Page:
There is robust evidence that schools that bring in transgender ‘education’ programmes cause viral spread of faux transgenderism. ‘Peer contagion‘ is the term. Much as teenagers all like the same (invariably terrible) fashion and haircuts, ‘transgenderism’ can spread virally. Girls in particular are prone to ‘outbreaks’ of this so-called ‘rapid-onset gender dysphoria‘. Brown University’s Lisa Littman coined that phrase in her peer-reviewed work. Children who don’t suffer gender dysphoria are vulnerable to getting caught up in this emotional contagion. Like any field, this is a living question. It is rich with uncertainty. Too much to entrust its management to teachers in schools with untested models. Certainly not without far more evidence than has been provided.

At its worst, youngsters take puberty blockers and undergo gender reassignment surgery, only to regret it and ‘detransition‘. This is not to suggest that transgenderism should not be addressed in schools, or that doing so will always lead to transgender hysteria, or that such a scenario will always lead to surgery and attempts to undo it. Rather, this is to highlight the danger of substantial numbers of people who regret terribly what surgeons have done to them in the name of finding some elusive utopia of total comfort as regards sexuality. And to question the role a school ought to play in this arena. It is not a stretch to call the current atmosphere obsessive. Race, gender and sexuality seem to have monopolised the public square.

We deserve evidence that policymakers have explored these risks. 

Question 2:

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Wherever race, gender, and sexuality become major issues at a school, some very worrying theoretical models have emerged as underlying drivers. Saints has failed to outline the underpinnings of their policies. They make claims that amount to ‘we are doing inclusivity, that is always good, and these are the ways we’re doing it – now get on board’. That is insufficient. There are signs that critical race theory (CRT) and similarly destructive, bogus ideologies are inspiring this radical thinking across the leafy campus.

The most potent definition of CRT I have found comes from mathematician and commentator James Lindsay. To perform CRT, all you do is ‘call anything you want to control ‘racist’ until you control it’. Of course, the problem isn’t stepping in where genuine racism is found. It is the ‘anything’ in Lindsay’s definition that should frighten you. Radicals find ‘racism’ anywhere they want. In anything they want to control.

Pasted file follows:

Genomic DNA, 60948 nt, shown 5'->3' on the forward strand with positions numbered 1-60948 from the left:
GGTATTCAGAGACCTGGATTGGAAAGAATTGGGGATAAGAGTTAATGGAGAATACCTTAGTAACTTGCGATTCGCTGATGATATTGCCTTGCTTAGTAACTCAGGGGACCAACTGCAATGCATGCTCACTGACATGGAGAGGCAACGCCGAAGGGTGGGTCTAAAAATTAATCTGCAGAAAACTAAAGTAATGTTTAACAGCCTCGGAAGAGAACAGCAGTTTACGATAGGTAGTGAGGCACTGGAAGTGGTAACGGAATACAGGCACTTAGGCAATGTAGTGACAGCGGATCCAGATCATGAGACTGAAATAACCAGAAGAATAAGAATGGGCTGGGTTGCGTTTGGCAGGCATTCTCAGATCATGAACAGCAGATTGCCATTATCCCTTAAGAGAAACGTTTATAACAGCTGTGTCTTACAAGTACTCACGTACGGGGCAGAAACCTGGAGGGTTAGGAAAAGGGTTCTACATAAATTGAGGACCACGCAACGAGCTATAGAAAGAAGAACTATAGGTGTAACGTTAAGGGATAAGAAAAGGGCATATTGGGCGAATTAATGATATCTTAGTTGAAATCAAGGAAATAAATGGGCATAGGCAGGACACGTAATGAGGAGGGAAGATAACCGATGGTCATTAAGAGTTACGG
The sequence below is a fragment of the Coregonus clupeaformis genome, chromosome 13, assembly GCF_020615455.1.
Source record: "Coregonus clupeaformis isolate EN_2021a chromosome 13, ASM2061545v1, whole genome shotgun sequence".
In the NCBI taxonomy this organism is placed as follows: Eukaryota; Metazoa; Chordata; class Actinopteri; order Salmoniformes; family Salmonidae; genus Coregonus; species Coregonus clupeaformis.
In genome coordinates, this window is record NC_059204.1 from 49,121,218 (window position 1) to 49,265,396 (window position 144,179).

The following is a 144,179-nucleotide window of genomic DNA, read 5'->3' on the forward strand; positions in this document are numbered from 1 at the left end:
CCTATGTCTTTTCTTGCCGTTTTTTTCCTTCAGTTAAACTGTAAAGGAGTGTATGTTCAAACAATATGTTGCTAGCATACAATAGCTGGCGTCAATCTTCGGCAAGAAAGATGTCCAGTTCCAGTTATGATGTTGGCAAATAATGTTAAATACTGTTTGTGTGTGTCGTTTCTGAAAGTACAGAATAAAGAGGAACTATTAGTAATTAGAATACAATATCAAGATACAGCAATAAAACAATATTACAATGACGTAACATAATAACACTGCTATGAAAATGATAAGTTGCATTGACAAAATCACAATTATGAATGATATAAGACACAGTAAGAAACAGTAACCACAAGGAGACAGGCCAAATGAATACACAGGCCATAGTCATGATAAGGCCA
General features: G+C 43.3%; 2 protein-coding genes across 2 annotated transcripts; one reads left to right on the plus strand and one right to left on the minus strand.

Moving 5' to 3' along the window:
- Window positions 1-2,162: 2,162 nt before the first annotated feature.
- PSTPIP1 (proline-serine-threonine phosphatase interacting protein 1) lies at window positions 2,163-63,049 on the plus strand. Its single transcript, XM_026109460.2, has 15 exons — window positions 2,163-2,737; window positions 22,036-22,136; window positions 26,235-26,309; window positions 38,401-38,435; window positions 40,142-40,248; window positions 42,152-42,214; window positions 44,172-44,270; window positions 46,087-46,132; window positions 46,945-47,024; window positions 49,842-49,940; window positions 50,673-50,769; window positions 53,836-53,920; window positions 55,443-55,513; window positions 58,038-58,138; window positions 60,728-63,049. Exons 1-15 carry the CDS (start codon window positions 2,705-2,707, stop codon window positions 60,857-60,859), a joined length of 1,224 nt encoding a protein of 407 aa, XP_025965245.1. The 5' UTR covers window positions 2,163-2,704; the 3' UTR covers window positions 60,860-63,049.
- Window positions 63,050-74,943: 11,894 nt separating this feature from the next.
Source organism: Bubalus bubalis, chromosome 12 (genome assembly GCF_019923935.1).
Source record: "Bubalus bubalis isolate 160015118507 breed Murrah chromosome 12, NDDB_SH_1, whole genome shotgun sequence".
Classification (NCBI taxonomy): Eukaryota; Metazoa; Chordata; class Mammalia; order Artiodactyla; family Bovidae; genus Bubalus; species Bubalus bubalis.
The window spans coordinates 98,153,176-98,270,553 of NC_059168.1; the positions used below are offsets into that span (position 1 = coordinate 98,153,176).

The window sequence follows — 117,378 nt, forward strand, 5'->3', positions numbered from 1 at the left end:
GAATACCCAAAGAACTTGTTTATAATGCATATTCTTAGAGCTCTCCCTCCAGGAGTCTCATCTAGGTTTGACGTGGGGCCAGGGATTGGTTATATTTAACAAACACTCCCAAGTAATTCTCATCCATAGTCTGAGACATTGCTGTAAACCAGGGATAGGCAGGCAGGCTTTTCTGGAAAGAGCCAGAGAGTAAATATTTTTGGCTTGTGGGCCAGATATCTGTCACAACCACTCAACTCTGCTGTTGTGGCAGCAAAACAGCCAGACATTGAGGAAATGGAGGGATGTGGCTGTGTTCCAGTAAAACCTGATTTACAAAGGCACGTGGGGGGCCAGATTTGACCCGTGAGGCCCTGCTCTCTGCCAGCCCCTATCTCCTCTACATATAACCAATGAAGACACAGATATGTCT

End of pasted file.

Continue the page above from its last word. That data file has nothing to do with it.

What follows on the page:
This paragraph can be extended to cover critical gender theory. Call anything you want to control ‘sexist’ until you control it.

For balance, here’s a gentler (and inaccurate) definition from Brookings of what CRT addresses: ‘social institutions (e.g., the criminal justice system, education system, labor market, housing market, and healthcare system) are laced with racism embedded in laws, regulations, rules, and procedures that lead to differential outcomes by race.’ This informs the study of CRT in places like American law schools, where the early thought on this emerged. In that context, there is some justification for some aspects of CRT.

What is uniform across these so-called critical theories is a thinly veiled Marxism. People are no longer treated as individuals. Your child is black or gay or privileged long before he or she is an individual.

Admitting a boy to a girls’ school tacitly makes a deeply problematic allegation of sexism. It says to parents and pupils who oppose this, that they are sexist in their refusal to acknowledge that a transgender girl (a biological boy who believes he is a girl and wishes to live like ‘as a girl’) is a girl. That he is a girl in every way, regardless of biology.

The first question to ask is how any boy might know what it feels like to be a girl. He can’t. Of course, he may be feminine. Some men are more feminine than some women. No problemo. He may be gay. Alrighty. But to deem a boy a girl because he thinks he feels like one is indefensible. One must ask if these schools attempt to defend it in, say, biology class. ‘Sir, can a female produce sperm?’

This all reduces to absurdity at breakneck speed. It is perfectly consistent with radical gender theory for a ‘trans girl’ to complain of tummy aches and be diagnosed by the doctor as having menstrual cramps. Likewise for a 104kg 18-year-old boy to join the girls’ rugby team. People ought to be fine with a 15-year-old girl showering with the under-16 boys’ rowing eight. You can plug in your own examples of how dangerous and preposterous this gets. That’s why we have governance.

Contractual issue
Practically, this speaks to a simple contractual issue. Parents who pay R150 000-plus a year to send their daughters to a girls’ school gain certain contractual rights. Saints would have us believe that ‘girls’ ought to be interpreted as covering both biological girls and biological boys who believe they are girls and choose to live ‘as girls’. As a straightforward contractual matter, that is untenable.

Question 3:

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Everything has a cost. Everything. Even if ideologues deny it. When you’re captured by ideology, no expense can possibly stand in the way of validating your heartfelt beliefs. Balance sheets are too boring. That’s why we have governance.